Managing misinformation during coronavirus response


The term ‘fake news’ entered the popular lexicon around the U.S. elections of 2016. It is used to describe both misinformation (false or inaccurate information) and disinformation (malicious and purposeful spreading of false or inaccurate information). Broadly, it covers untrue, or partially true, information such as rumours, conspiracy theories, hoaxes and deliberate disinformation campaigns. While there has been increased focus on disinformation since 2016, it has been a near constant security threat for humanitarian organisations for the past decade. Polio vaccinators in Pakistan still report disinformation as one of their biggest challenges. Humanitarian organisations struggle to respond to ethnic cleansing of the Rohingya in Myanmar due to the the anti-Muslim campaign. The White Helmets volunteer life-saving activities have been hindered by a well-documented disinformation campaign.   The battle against disinformation isn’t helped when what is originally billed as ‘fake news’ turns out to be true – like when the UN admitted that peacekeepers were the likely source for a cholera outbreak in Haiti that killed thousands after years of denial. Misinformation during COVID-19 tends to revolve either around conspiracies or suspicions people already have (e.g. xenophobia – anti-Muslim, anti-Western), or ones that conveniently blame what people don’t understand (e.g. 5G, Bill Gates, Chinese intelligence agencies), or are simply intended to sow distrust of legitimate experts and authorities (e.g. the World Health Organization, John’s Hopkins University). A documented disinformation campaign against an international health organisation has begun in CAR. Misinformation tends to spread best in areas where access to reliable and credible information is limited, where people are already traumatised or fearful, and where there is a disruption to normal life. This means that many of the contexts in which humanitarian agencies work – such as refugee camps, countries experiencing conflict, and unstable political environments – are particularly prone. Insecurity Insights, which tracks insecurity related to humanitarian aid, have reported anti-foreigner sentiment in Kenya, South Sudan, Bangladesh and DRC. How should organisations address the disinformation challenge? Awareness Don’t ignore misinformation. Understanding the media environment in which the organisation operates in every location is critical to know what type of misinformation will be perceived as credible. This includes ‘safe’ places or places identified as being low risk prior to COVID-19. Your organisation and personnel could be as vulnerable to misinformation in the U.S. as in Turkey. Find out the groups that will spread misinformation and the means by which it will spread – normally social media or apps like What’s App. Consider appointing someone in each location to monitor local media and social networks in each location and report on disinformation being spread. Analysis Like all safety and security risks, disinformation should be analysed to determine if it is truly a threat and whether that threat is low or high. The old adage here applies ‘sticks and stones may break my bones but words will never hurt me.’ Is the disinformation simply words or is there a likelihood that people will act on those words causing physical danger and harm? Sadly, countering misinformation with truth is often irrelevant as what people believe to be true is often enough from them to perpetuate violence. Action InterAction, a U.S. INGO Forum has produced a Disinformation Toolkit which outlines a variety of actions NGOs can take when aware of online disinformation – each has an advantage and disadvantage and these must be weighed carefully against staff safety and security.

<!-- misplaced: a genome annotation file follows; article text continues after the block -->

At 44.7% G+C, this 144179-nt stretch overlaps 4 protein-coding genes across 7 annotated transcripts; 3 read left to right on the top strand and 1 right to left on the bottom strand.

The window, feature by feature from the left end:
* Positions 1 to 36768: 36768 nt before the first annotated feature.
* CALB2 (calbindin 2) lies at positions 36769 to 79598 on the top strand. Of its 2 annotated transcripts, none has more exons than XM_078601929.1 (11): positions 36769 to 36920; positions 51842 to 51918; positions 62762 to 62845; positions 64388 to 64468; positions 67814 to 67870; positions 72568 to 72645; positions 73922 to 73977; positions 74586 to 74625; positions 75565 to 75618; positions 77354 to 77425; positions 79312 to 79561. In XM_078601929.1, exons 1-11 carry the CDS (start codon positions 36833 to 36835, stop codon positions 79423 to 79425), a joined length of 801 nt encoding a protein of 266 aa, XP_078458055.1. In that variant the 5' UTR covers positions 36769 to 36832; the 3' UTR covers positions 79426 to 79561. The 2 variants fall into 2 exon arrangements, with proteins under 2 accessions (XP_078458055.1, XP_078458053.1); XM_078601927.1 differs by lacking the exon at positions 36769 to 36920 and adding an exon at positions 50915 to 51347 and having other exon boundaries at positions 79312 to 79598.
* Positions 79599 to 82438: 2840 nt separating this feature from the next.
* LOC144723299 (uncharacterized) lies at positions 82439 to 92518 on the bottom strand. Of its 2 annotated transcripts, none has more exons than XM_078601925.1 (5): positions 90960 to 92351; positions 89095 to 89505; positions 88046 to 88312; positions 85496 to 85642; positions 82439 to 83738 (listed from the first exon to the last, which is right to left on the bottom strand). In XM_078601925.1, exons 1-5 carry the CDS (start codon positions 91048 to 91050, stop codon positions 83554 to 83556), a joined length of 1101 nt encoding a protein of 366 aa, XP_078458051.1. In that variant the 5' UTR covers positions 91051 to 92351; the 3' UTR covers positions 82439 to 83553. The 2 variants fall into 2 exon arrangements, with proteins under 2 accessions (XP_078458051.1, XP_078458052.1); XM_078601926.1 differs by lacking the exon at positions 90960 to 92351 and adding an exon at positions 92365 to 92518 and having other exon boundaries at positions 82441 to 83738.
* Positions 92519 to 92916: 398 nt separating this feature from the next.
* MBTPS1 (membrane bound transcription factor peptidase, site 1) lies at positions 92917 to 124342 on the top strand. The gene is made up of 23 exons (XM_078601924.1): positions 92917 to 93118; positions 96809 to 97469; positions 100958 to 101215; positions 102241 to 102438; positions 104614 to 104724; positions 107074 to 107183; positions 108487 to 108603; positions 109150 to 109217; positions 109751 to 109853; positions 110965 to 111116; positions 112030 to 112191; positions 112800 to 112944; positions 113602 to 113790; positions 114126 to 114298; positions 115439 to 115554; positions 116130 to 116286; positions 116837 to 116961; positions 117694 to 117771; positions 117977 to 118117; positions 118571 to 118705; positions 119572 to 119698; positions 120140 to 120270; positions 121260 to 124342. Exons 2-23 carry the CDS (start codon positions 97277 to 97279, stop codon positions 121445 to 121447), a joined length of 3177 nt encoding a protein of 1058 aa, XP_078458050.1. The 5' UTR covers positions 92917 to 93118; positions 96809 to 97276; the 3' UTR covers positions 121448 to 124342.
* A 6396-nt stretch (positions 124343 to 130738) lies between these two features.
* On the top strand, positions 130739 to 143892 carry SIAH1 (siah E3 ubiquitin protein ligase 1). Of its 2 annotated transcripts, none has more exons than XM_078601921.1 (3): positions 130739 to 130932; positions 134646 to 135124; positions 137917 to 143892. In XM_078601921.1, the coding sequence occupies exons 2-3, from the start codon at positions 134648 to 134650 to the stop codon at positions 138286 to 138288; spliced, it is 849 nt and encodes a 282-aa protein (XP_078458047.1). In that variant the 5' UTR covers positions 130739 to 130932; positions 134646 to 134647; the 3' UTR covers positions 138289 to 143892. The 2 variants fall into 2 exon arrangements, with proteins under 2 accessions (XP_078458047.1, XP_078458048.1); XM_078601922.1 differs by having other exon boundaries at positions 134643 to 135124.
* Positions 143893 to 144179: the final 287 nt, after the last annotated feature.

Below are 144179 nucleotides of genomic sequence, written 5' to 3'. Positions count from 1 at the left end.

Organisations have a critical role to play in managing and countering disinformation. These include:

  1. Keep staff regularly informed with credible information related to the pandemic. Disinformation thrives where there is a lack of credible information.

  2. Talk to staff about the importance of reporting ‘troubling’ information – remember that staff themselves might not consider it misinformation or untrue. However, if they report troubling rumours, messages and reports then the organisation has a better chance of preparing any repercussions.

  3. Talk to staff about how to verify reports and sources and don’t share unverified information. A troubling amount of misinformation is shared by NGOs themselves.

  4. Maintain good liaison with the other NGOs working in the same region/area and share information about any troubling information emerging. If you share information which later proves to be false make sure to update all of the parties with whom you initially shared it.   


  • If you are interested in misinformation on social media in African countries get in touch with Insecurity Insight info@insecurityinsight.org

  • The Rand Corporation has collected a variety of online tools which can help distinguish between real and misinformation.

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